Rok VLR Durability/Rebuilds


(Davin Roberts Sturdivant) #21

It’s the same thing in the Northwest.
There is hype around people driving 100cc, but I’ve lost count on how many engines I’ve seen hyped up over the years, so we’ll see when the race season comes along, who shows up.

I do like see these discount/contingency programs though. Hopefully we’ll see more here in our area.

(Nicholas Bruno) #22

There is something fishy here. A top end on an air cooled kart engine should not be $1k. The only thing I can think of is that the parts are super hard to come by and therefore expensive because it’s a new motor. If that’s the case though, I’d expect the bottom end to be about $3k or something. I’d ask for an itemized list of what parts go into the rebuild and how much he’s charging for labor.

If you don’t mind, can you PM me the name of the builder you’re using…I’m from the area and now I’m curious.

(James McMahon) #23

I would be shocked if RoK USA in Orlando didn’t have inventory of the parts. They are pretty organized.

(Dom Callan) #24

He inverted prices. I think he was told top end mid.season is about 500 and bottom
End seasonally is about 1000.

(Ryan Odi) #25

As Dom said, the numbers MAY have been inverted, but either way, he doesn’t actually build stuff from what I’ve heard (he outsources it). I’ll PM you.

(Dom Callan) #26

Yes. Most engines are sent to an engine builder like P1 for their rebuilds.

(Dom Callan) #27

While it’s true that rotaxes are known for really long time between rebuilds, I doubt that the VLR and KA are more expensive to run over time.
TJ has run the KA last season and apparently he had a low maintenance experience. Similar engine.

(Ryan Odi) #28

Yes, I am under this impression from talking with another source.

(Garett Potter) #29

Ryan, find another engine guy ASAP. If you need someone call me 504-377-8221. This engine was designed and built with existing Vortex inventory so any special parts needed or shortage is complete BS. The engine is so over built, bottom end is using ROK GP parts designed for 45+ HP, with the VLR producing less than half of that you will easily see two full seasons or more out of the bottom. 35HP GP’s are getting 50 hours

Based on the average 15 race season I would suggest a top end mid season, not because of the piston or the bearing (again another GP part) but because of the ring and to make sure the cylinder is straight, with a steel sleeve they will lose their shape causing performance loss.

Top-end Kit complete $98.00
Base gaskets $2.70 each
Head Gasket $1.35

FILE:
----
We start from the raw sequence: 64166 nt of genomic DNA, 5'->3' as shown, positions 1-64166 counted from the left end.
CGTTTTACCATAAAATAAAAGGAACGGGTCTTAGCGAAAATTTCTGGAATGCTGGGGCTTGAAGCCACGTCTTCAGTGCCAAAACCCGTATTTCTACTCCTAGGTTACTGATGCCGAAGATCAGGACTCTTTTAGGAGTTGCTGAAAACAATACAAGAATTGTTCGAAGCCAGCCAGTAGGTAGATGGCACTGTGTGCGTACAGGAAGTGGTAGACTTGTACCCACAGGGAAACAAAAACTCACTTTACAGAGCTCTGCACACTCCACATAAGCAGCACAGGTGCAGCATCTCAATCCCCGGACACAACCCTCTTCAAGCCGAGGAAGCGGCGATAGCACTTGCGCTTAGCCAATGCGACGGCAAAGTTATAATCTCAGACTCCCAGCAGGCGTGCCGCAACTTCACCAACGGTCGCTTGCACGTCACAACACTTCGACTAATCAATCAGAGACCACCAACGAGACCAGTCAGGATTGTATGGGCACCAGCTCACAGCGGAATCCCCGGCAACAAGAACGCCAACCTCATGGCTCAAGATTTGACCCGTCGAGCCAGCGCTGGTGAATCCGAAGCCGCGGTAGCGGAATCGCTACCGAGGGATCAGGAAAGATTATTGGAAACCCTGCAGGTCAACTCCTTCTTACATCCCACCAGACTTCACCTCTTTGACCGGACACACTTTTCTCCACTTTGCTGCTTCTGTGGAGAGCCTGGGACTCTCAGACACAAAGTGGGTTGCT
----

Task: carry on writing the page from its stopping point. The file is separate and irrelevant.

Professional hone $100 (this is the most important part)
Total $202.00

Pin $18.50
Bearing $41.00
Thrust washers $6.80
Professional crank pin install $200
Total $266.30

Operating cost if you disassemble and reassemble
Year one-$202
Year Two-$468

Operating cost if you send to engine guy
Year one-$350
Year Two-$860

Anyone charging more than four hours of labor on a full rebuild is ripping you off $400ish is the price nothing more.

I would like to know the name of this engine guy, if they are a Vortex dealer they won’t be anymore

(Charles Kaneb) #30

Rebuild interval: Piston when you stick it, bottom end every winter.

The only reason to do the bottom end is corrosion from not running it all winter.

With the low stresses on that engine (<16k rpm on a basic design good for 19k5 as an ICA) I wouldn’t hesitate to run it three years / 100 hours so long as you race it a few times per winter.

(Aaron Hachmeister) #31

In terms of just running the engine? Absolutely. Run it till it sticks and throw a new piston in.

If you’re looking to be competitive, in my experience with 100cc AC engines, usually a piston goes in every 8ish hours or so. After that the top end starts to drop off and performance is impacted.

Bottom ends with these can go forever, like you said. I actually have no idea what the time intervals are, but I’d confidently go a full season on a bottom end if not two depending on how much/how serious the driver is.

(James McMahon) #32

I’m have to disagree with the idea of running until it sticks. Reason being, the piston can possibly shatter first. You can guess what happens to the engine. It may never even stick unless you keep leaning it down because you are trying to keep pace with a fresh motor. By all means you can go for quite some time when you aren’t looking for absolute top performance.

If you’re going for extended periods I would still recommend at least periodic inspection of the following:

  • Reeds for chips or cracks
  • Carbon build up on piston crown.
  • Carbon\gum buildup on ring groove
  • Ring gap
  • Underside of piston crown for burnt-in carbon
  • Small end bearing for signs of overheating/blueing
  • Crank for (excessive) radial and axial play
  • Bottom end for signs of bluing/overheating
  • (Optional) compression check.
  • (Optional) vacuum test

(Dom Callan) #33

James, while you have it all disassembled… Just rebuild it. :grinning:

(James McMahon) #34

If you have a honing machine, crank press, vblocks and dial gauges. Yes you could

(Davin Roberts Sturdivant) #35

Sounds like having an honest engine builder also will help. Someone who will keep tabs on the life of your engine, and recommend rebuild intervals.

(Ryan Odi) #36

Whoa, thank you for all of that information. Once again, he outsources his engine rebuilds so I do not know who it is.